Introducing Complications Without Forcing Players to Play the "Mother May I?" Game - Page 10
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  1. #91
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    The issue of "Mother May I?" is muddy, obviously. That said, from my perspective there's a clear set of procedural steps, or sequences, that seem to be common to it:

    1. Player proposes an action/intent for his or her character
    2. GM makes a determination of some kind about how to resolve the action declaration.

    2.a. Is the stated action declaration even possible in the context of the agreed upon genre conventions? E.g., the player isn't asking for the Millennium Falcon to come out of hyperspace and destroy the Tarrasque if we're playing a Forgotten Realms campaign.

    2.b. Even if theoretically possible, is the stated action declaration congruent with prior play state(s)? E.g., a player declaring, "I use the Knife of Ogre Slaying +7 I found in my pocket to attack the two ogres on my right" when no prior fiction established the presence of the +7 weapon.

    (For the record, I don't think 2a or 2b constitute violations of the "Mother May I?" principle, it's just general bad form on the part of the player to make these kinds of declarations. After eliminating the general potentiality of the absurd, things get a bit trickier.)

    2.c. Does the stated action declaration properly address relevant fictional positioning? For example, the player declares that their character wishes to persuade a minor noble who the character previously insulted, which should at the very least involve some complication to the attempt. Or, say a player expresses that their character tries to woo the barmaid in the middle of a tavern brawl. Certainly possible contextually, but not directly addressing the current obstacle (not getting the character's head bashed in).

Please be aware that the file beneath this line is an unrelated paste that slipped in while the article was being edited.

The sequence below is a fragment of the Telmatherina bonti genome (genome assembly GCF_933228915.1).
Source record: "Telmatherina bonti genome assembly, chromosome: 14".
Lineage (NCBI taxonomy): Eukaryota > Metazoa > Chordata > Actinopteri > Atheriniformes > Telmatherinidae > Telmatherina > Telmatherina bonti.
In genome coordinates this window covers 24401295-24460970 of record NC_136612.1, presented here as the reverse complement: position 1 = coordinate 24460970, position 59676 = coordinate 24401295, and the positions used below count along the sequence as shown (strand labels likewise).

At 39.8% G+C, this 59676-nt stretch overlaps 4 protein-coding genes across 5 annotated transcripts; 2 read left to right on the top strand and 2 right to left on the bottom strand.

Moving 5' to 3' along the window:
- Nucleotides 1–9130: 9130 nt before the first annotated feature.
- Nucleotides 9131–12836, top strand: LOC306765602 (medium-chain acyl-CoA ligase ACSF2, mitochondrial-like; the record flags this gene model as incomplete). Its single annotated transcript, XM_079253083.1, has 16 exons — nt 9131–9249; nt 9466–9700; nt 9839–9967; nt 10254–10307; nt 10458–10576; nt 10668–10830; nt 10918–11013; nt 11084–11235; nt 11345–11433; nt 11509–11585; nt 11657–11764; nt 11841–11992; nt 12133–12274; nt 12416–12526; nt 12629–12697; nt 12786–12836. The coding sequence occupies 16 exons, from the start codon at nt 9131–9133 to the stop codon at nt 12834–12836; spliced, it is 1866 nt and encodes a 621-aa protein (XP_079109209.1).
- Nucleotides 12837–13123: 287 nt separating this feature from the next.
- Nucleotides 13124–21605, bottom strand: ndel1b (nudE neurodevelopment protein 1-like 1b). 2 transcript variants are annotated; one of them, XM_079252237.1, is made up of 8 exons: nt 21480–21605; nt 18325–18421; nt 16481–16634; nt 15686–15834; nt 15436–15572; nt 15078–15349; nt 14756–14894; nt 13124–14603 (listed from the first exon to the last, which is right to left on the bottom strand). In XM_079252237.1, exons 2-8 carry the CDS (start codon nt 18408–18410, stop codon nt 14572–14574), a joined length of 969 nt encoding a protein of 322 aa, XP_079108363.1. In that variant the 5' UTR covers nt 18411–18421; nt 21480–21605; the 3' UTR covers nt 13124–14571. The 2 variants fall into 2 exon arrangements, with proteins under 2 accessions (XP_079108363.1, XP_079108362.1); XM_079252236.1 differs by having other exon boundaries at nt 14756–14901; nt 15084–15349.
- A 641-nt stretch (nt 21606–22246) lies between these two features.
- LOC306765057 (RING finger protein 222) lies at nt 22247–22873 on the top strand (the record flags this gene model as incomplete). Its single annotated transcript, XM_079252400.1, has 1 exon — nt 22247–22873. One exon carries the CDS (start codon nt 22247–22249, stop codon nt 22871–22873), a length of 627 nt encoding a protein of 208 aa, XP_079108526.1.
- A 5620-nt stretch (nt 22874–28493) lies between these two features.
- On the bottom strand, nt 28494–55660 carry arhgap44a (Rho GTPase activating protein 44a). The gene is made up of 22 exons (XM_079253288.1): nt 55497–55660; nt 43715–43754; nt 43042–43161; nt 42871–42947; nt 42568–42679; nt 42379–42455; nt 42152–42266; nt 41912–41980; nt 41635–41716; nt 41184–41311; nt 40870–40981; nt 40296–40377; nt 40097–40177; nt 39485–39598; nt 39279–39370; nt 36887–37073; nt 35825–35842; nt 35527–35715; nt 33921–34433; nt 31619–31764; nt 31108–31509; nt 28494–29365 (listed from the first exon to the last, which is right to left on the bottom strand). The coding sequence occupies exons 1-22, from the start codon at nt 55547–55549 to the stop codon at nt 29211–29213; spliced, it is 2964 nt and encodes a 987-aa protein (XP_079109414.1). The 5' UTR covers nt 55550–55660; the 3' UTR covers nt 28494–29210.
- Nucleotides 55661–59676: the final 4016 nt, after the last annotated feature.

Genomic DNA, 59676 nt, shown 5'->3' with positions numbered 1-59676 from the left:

--2.c.i. If 2.c. doesn't appear congruent on the surface, is it something that can be clarified by the GM providing more information/context around the current fictional positioning?

    2.d. Does the GM deem the action declaration important enough and relevant enough to the current stakes to warrant taking the time to adjudicate the success or failure? In other words, is a simple "Yes!" response from the GM sufficient?

    2.e. Does the action declaration have a mechanical "plugin" that can adjudicate the declared action? In come cases this may supersede point 2.c.


    But truthfully, anywhere down the decision tree until point 2.e. could theoretically be nixed outright by the GM, for whatever perceivable reason(s) he or she deems. So just how much negotiation happening between points 2.a. and 2.e. would be considered "Mother May I?" How much of the onus is on the GM to provide relevant, critical information regarding the current fictional state, and how much of the onus is on the player to find the right balance between asking for too much vs. asking for too little?


    Quote Originally Posted by Sadras View Post
    We recently had a session where the party tracked down the group of Frost Giants hoping to negotiate some sort of deal with them (long story).

    Anyways one of the PCs was carrying one of the shards of the Rod of Seven Parts (modified) which also happens to be the PC's heirloom. The PC noticed that one of the Frost Giants (Frost Giant Everlasting One, VGtM) had a similar shard but was using it as a hairpin (stolen idea).

    The above PC managed to gain the Frost Giant's attention and showed him his shard, holding his upwards in open palms for the FG to inspect. The FG, intrigued, took the PC's shard and removed her hairpin and with little difficulty joined the two shards. Satisfied, she then placed the now unified piece back in her hair. The PC, then in desperation, made an attempt with his hands and a loud cough that he desired his piece returned. The FG, unperturbed began chatting to her fellow kin. The negotiation with the FGs ended successfully and the two groups parted ways.

    Needless to say, the PC was annoyed, but was unwilling for the party to take on the 7 FG's in order to retrieve the artifact he had had from 1st level (party is currently level 10).